Is Nature Photography Considered Art?

Matt Payne NPN 1
Providing decorative value makes this art, but is that good enough?

A subject of vigorous debate and self-reflection that often gets discussed on my podcast are the questions of whether or not we individually consider ourselves to be artists and how we define what art actually is when it comes to nature and landscape photography. While there is far from consensus on the question, perhaps we can peel back the layers of this onion and provide some perspective. To get to the root of these questions, it first makes sense to examine the definition of art as found in the dictionary. The Merriam-Webster dictionary defines art as: 

  1. Skill acquired by experience, study, or observation;
  2. The conscious use of skill and creative imagination especially in the production of aesthetic objects;
  3. Decorative or illustrative elements in printed matter

Creating nature photography requires the conscious choice of framing, composition, lens selection, when to press the shutter, what settings to use, how to edit the image, and many other skills

Based on these definitions, it seems definitive that any form of photography can easily be considered art, but is that good enough to end the conversation? I’m not so sure, so let’s delve a bit deeper by first engaging in some self-reflection, shall we?

I often find myself questioning whether I am truly an artist, as I think many nature photographers do throughout their career. There are many possible reasons we do this as nature photographers:

  1. Imposter Syndrome – Photographers feel as though at any time they are going to be found out as a fraud. This looks like feeling like one doesn’t belong and that any achievements are the result of luck. Imposter Syndrome can impact anyone no matter their actual skill level, social status, or degree of expertise.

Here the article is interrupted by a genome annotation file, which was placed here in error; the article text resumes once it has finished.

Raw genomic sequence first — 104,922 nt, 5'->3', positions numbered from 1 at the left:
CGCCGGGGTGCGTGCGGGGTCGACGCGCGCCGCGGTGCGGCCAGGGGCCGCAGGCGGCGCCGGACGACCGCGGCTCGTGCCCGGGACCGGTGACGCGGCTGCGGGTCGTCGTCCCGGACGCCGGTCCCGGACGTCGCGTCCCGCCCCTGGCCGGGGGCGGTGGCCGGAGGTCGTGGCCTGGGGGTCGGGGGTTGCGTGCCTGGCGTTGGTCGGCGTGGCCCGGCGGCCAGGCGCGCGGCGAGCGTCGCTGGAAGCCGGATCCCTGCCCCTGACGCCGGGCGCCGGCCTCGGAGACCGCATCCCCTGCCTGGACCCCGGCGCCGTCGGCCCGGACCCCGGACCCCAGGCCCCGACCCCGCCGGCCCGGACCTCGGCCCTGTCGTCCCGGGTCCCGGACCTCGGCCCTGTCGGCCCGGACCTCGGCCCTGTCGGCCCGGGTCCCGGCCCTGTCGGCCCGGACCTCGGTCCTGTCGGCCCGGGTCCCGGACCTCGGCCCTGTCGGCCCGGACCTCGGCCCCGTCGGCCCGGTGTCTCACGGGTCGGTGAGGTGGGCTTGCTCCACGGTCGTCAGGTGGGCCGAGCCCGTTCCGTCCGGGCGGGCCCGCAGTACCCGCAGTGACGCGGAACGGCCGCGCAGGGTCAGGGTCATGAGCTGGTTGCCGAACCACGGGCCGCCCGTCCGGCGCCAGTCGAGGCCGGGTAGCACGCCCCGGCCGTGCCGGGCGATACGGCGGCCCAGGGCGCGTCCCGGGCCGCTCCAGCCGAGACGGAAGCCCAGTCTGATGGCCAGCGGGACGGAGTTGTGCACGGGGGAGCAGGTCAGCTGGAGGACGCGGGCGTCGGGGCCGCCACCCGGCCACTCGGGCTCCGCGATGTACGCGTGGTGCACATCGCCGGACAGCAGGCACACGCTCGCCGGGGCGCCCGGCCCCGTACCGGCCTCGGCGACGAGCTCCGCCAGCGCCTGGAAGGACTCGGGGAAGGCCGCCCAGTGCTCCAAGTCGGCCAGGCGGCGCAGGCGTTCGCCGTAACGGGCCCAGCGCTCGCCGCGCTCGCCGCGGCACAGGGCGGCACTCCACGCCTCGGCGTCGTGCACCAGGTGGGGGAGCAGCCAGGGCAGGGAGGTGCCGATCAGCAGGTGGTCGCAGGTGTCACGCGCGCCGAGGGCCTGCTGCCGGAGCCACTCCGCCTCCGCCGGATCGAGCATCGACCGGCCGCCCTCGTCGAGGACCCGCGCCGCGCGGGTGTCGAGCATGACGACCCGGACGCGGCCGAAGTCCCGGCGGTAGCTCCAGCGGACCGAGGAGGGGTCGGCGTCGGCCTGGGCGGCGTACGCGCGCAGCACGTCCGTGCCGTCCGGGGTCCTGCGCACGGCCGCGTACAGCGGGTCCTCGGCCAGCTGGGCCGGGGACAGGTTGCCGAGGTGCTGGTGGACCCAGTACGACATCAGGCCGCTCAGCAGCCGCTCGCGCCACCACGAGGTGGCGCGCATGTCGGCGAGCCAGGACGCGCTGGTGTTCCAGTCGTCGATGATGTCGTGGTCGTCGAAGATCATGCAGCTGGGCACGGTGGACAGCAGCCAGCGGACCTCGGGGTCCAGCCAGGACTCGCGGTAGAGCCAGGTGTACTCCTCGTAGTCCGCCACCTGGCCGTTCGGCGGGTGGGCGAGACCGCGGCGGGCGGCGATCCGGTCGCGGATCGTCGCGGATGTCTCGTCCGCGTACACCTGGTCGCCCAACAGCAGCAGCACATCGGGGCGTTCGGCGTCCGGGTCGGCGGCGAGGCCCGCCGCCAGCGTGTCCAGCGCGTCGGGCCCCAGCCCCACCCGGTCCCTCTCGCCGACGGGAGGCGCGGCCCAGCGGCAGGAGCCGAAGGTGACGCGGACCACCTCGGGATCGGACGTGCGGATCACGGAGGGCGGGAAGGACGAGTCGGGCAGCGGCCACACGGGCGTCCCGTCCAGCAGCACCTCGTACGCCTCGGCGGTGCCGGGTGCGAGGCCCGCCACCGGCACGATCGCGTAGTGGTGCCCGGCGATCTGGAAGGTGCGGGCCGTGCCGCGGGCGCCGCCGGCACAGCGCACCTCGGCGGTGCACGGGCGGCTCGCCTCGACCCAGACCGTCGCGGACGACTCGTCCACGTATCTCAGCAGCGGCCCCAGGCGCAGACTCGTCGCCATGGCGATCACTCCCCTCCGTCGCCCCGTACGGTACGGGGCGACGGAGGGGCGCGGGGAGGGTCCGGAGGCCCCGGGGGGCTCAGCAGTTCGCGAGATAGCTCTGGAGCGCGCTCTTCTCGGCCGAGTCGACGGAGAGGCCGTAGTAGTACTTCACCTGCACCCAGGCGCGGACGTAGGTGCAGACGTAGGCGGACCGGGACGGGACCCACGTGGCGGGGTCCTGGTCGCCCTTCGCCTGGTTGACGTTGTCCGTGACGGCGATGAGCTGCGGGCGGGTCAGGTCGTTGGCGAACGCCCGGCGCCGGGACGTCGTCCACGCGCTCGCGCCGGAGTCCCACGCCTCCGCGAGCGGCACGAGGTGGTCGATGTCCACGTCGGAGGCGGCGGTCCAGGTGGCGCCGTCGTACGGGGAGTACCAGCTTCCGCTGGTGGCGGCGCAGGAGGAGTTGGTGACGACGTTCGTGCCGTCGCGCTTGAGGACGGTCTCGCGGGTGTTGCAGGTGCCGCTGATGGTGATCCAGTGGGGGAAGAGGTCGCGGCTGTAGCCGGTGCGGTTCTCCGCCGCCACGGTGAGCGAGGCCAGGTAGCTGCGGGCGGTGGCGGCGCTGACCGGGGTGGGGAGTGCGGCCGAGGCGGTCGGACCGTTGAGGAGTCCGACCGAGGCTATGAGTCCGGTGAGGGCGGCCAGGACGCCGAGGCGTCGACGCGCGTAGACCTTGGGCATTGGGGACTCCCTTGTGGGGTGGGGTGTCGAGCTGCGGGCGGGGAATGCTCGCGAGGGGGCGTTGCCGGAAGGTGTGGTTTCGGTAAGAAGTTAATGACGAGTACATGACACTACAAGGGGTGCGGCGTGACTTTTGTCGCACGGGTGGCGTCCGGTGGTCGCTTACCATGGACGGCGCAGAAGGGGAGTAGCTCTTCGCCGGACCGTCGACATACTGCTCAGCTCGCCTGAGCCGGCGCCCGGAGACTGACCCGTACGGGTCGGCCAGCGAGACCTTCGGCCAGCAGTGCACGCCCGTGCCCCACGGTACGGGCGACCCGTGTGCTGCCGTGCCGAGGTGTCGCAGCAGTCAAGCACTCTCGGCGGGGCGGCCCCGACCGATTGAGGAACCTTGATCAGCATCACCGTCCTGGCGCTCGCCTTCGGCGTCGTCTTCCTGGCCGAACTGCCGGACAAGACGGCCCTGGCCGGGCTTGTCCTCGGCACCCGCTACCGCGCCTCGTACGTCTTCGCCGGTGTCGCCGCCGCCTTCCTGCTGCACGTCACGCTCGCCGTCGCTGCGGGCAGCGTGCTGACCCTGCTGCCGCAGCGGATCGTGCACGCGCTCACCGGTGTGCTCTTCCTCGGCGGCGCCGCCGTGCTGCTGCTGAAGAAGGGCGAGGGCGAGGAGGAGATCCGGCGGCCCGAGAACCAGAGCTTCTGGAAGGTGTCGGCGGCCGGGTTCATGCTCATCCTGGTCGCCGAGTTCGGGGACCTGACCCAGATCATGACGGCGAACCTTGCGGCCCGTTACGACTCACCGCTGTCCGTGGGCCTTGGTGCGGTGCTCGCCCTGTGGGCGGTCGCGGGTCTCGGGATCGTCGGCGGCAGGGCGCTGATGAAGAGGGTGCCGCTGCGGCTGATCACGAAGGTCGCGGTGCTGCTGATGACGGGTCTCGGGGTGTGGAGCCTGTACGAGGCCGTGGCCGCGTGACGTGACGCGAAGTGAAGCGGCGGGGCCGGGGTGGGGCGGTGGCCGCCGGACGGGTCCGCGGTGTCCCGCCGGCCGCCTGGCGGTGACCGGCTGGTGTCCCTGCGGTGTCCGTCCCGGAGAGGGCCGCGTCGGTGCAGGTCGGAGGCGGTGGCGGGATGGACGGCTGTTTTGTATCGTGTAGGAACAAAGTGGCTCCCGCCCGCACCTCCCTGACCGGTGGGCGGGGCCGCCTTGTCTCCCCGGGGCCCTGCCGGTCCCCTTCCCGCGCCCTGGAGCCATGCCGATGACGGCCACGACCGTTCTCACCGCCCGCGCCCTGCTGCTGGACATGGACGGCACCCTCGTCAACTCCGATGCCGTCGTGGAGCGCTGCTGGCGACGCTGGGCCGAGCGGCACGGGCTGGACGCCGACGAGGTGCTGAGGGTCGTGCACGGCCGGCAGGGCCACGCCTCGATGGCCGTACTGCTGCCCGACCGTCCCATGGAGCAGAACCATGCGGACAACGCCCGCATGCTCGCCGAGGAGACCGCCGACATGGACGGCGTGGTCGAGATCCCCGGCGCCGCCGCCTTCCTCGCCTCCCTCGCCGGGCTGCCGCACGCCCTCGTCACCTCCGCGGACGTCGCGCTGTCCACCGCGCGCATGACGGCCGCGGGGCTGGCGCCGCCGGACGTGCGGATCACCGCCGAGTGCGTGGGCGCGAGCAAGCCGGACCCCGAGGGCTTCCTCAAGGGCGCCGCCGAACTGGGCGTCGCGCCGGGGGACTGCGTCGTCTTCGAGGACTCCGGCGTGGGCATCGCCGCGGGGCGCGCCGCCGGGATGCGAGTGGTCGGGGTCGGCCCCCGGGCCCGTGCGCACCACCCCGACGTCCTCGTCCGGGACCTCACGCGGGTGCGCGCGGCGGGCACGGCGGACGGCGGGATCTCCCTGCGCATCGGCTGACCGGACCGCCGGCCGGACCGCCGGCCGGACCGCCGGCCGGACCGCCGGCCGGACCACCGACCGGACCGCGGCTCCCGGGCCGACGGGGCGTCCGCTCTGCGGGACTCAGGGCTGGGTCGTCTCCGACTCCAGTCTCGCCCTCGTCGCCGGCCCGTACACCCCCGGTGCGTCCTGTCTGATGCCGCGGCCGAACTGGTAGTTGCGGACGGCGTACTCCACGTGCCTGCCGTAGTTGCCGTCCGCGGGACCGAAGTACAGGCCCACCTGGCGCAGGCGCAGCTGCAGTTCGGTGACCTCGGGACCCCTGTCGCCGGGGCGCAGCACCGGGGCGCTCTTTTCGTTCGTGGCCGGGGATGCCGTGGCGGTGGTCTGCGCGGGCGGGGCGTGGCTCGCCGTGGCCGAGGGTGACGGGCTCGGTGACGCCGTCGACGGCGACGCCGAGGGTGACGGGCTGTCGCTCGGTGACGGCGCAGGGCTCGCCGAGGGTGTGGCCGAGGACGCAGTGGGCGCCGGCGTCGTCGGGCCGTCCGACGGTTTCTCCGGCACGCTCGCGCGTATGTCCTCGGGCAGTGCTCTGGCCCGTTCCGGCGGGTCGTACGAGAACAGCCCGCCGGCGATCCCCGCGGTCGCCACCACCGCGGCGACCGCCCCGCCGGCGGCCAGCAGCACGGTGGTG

2. Nature photography is rarely accepted by the established fine art gatekeepers (galleries, art shows, etc.) and is generally looked down upon by champions of the traditional art forms such as painting, sculpture, etc.
  3. While not always, it seems that the kind of photography that IS accepted by the traditional fine art gatekeepers deviates significantly from what most of us would define as nature photography. These images often utilize compositing techniques (which interestingly in the fine art world is called photo montage) where multiple photos are combined into something new; or photos that rarely even look like photos anymore, such as those that were made using intentional camera movement, double exposures, multi-media mash-ups, and more. 

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These factors often leave many of us questioning whether we are artists, and I think to fully appreciate the nuance even further, we need to go back in time. The origins of why photography is often not considered by many to be a form of art can be traced all the way back to the beginning of photography itself. Photography was immediately dismissed because it was seen as merely making a copy of what already exists, and photographs can be replicated themselves ad infinitum. Contrasted with paintings or sculptures, which are original works of art that cannot easily be replicated, photographs can be copied over and over again, which many see as cause for them to have little or no value; however, it is my opinion that this argument against photography as an art form is rooted in the idea that art must have monetary value to be considered art, and I think that is far from the truth. After all, it is the fine art gatekeepers of our world that have it in their best interest to dictate what art has value and what art does not, which is why we see so many photographers implementing limited editions on their work. This strategy to limit the number of times our work can be replicated is, in my opinion, a marketing scheme developed by the fine art gatekeepers to elevate photography’s place in the fine art market, and nothing more. Perhaps the most authoritative essay on this subject was written by Brooks Jensen, and it is something I encourage you all to take a look at while contemplating the artistic and monetary value of your own work.